The blockchain industry undeniably spends a great deal of energy discussing governance, but sometimes the focus of governance gets confused. Usually, the focus is on the blockchain protocol layer, arguing about hard forks and the like. However, a major underexplored topic to consider is governance at the smart contract layer, especially since, for Ethereum at least, certain hard forks were motivated by bugs and exploits in smart contracts, not the protocol itself. Many of the largest (i.e. highest monetary impact) bugs in blockchain’s history were library dependency or multi-signature issues. In smart contracts, we feel it is crucial to specify the details of upgrading — how and *who *can update the terms and conditions of existing contracts and sign transactions — in the smart contract itself.
Governance is a method or procedure for the upgrading of smart contracts already running on the blockchain. Governance comes in two distinct forms:
* Centralized Governance where a set of individuals, as identified by their public key signatures, are able to update the live contract at will. This is easiest to model as a simple multi-signature scheme.
* Distributed Governance where a weighted vote, generally cast by current stakeholders, is held on a specific upgrade. This is a multi-stage process that involves writing code to orchestrate the upgrade process.
Governance problems arise in current public blockchains like Ethereum because of their immutable nature. In most environments, once a smart contract is deployed, it cannot be changed without a large-scale network fork or completely abandoning the entire contract application, moving all users’ funds to a reinstated deployment. This is far from ideal, leaving behind valuable data about users’ history that makes blockchain secure. But in the day-to-day flow of normal business operations — things change all the time and contracts and workflows need to change to reflect those alterations. These changes should ideally NOT disrupt related workflows or dependencies. Immutability can seem attractive for code on a distributed ledger, making the difficulty seem worth the bother. We’d like to show how our solution is just as secure but still simple and elegant for the smart contract developer.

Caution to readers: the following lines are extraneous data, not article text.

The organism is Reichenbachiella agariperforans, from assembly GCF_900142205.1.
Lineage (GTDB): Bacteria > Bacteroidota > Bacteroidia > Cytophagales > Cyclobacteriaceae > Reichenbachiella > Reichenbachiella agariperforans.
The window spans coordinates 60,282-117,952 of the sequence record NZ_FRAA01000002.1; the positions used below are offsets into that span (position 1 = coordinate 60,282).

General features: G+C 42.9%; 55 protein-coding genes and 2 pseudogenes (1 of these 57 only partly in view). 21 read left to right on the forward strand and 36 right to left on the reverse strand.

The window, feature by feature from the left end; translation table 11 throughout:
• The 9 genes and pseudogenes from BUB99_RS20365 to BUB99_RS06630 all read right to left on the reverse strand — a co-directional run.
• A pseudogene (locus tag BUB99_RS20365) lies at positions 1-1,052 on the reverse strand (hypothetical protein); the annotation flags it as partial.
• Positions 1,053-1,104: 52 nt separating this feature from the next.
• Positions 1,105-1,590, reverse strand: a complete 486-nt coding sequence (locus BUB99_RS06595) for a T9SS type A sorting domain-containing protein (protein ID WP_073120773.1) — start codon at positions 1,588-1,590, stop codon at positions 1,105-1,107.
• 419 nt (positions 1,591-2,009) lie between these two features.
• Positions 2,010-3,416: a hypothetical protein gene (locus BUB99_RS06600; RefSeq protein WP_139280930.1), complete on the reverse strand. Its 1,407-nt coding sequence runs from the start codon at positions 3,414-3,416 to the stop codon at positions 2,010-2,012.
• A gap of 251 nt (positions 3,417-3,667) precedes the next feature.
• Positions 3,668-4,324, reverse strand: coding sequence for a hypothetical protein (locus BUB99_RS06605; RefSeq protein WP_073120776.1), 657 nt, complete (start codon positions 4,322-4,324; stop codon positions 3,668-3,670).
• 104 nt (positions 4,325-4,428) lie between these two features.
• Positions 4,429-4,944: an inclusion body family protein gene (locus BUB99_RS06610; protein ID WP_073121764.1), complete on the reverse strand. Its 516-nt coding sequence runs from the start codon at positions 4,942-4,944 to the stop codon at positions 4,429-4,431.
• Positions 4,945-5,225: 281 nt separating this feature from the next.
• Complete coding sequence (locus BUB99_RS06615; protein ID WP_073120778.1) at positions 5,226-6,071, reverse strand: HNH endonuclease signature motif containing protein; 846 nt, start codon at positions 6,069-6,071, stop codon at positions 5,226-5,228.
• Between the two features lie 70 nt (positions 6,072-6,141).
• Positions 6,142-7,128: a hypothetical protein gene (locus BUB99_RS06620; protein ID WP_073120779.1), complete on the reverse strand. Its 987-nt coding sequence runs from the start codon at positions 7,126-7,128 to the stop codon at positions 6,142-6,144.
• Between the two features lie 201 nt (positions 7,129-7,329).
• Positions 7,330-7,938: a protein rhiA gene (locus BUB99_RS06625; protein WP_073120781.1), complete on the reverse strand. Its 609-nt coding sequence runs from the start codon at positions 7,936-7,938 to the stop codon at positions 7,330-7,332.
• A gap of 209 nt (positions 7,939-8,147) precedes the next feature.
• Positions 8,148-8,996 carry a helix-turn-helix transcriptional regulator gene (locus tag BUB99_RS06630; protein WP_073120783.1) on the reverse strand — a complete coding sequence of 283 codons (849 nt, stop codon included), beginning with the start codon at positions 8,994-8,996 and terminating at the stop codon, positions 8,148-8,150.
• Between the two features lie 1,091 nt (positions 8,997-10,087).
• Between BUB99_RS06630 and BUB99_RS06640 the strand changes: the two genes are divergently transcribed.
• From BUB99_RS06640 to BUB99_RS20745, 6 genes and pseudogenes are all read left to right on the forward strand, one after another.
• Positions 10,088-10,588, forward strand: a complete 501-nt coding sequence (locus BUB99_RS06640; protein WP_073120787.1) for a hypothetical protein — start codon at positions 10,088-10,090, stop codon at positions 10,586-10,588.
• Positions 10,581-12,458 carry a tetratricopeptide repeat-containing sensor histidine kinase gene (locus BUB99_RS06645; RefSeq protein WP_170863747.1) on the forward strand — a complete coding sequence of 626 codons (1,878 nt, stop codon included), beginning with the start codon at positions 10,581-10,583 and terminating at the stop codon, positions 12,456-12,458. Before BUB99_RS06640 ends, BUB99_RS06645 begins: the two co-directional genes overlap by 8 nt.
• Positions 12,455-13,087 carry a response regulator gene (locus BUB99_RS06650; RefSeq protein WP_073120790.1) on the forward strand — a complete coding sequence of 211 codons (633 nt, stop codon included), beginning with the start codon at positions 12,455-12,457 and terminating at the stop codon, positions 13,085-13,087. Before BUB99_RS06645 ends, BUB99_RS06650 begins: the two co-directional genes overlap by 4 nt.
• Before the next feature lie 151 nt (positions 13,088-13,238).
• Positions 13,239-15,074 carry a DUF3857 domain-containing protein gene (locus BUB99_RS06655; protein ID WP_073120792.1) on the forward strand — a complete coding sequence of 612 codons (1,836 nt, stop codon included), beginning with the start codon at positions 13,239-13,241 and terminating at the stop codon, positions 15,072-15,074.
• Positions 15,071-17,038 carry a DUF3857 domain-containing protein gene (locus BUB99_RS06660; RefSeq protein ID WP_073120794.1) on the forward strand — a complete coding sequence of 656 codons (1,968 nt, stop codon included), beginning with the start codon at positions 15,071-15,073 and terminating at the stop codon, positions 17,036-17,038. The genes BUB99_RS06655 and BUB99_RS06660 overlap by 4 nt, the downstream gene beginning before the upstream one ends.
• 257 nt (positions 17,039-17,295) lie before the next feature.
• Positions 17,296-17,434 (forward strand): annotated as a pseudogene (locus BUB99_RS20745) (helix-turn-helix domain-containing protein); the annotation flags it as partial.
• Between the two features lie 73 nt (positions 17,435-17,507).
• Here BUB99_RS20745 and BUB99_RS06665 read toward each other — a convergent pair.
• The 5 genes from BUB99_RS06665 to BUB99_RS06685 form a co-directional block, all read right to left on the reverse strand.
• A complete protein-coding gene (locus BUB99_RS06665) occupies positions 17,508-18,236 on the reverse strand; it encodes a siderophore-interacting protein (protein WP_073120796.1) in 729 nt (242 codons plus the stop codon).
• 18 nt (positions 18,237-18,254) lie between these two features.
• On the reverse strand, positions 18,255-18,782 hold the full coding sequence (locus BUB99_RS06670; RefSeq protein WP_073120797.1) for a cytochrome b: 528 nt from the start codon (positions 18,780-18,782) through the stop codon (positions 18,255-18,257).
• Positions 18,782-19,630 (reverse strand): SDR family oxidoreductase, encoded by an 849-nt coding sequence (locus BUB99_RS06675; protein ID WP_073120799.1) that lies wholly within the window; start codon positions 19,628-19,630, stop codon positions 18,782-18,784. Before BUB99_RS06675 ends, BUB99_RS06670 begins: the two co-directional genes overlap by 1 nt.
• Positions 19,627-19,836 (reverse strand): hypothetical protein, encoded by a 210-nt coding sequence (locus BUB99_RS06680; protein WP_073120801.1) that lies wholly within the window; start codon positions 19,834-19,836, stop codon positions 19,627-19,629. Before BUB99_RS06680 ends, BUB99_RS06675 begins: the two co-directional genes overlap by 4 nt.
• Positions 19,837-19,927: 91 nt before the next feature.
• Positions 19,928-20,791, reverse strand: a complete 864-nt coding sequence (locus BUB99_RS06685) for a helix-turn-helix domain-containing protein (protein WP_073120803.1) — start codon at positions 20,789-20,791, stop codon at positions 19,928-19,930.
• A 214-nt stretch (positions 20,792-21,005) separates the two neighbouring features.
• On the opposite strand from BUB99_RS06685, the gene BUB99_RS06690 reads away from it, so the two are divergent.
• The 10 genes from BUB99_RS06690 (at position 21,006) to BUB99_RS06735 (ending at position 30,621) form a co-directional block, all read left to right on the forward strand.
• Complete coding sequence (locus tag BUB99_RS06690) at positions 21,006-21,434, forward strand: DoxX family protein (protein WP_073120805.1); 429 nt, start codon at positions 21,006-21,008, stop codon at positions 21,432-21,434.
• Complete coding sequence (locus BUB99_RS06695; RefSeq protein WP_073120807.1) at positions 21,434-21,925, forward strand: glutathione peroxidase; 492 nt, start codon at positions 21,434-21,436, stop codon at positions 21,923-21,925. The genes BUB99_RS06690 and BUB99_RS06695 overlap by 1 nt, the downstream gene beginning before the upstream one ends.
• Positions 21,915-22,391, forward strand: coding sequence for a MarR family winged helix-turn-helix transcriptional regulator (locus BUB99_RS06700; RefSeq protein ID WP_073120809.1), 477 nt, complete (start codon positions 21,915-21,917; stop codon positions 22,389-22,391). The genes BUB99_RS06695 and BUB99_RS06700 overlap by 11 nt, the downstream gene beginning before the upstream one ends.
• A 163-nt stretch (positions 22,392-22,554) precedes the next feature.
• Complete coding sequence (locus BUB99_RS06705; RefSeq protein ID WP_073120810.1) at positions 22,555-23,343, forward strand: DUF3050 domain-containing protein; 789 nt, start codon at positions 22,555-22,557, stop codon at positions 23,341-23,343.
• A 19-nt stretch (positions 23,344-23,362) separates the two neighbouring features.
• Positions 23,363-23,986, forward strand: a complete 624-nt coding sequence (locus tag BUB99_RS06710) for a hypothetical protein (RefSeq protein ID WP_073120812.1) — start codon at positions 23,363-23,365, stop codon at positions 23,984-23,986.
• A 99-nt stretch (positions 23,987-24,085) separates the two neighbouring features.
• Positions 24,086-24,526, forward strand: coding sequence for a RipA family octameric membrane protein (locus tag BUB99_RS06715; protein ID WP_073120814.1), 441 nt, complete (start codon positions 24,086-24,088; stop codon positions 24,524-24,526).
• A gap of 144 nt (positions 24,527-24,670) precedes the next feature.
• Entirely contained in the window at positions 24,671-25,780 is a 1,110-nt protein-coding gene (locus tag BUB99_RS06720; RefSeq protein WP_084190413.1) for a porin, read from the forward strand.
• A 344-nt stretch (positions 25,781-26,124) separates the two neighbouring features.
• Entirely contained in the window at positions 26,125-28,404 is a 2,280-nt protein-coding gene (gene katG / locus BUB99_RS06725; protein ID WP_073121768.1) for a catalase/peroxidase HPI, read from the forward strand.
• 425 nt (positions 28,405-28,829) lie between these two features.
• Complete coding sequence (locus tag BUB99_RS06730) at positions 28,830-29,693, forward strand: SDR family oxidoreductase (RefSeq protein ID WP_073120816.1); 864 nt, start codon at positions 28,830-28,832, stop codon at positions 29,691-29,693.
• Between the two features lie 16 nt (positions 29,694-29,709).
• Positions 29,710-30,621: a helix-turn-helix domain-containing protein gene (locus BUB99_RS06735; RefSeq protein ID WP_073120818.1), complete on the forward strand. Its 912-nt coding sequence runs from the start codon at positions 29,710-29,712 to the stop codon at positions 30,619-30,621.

Kadena’s blockchain smart contract language Pact offers a simpler and safer solution for deploying smart contracts, with built-in governance functions and support for updates at any point during the lifecycle of the smart contract, without the need for hard forks.
These features will allow developers to resolve critical issues and deploy strategic improvements easily to existing smart contracts and enable individual or enterprise parties to conduct business safely in a trustless and secure environment.
In Pact, when a smart contract is deployed, governance is directly specified before any code is presented. A keyset (a single or multiple-key signer requirement) can be provided to administrate the smart contract, or a governance function can be referenced (in the body of the smart contract). Keysets provide for simple, centralized governance, e.g. by requiring 2 out of 3 signers to sign off on an upgrade. A governance function opens the full power of the smart contract language to orchestrate an upgrade, allowing for fully democratic or distributed governance, where you gather votes on an upgrade hash and enforce quorum at upgrade time. The point is you have the power to choose how your contract is governed, and others using your contract can’t break your code.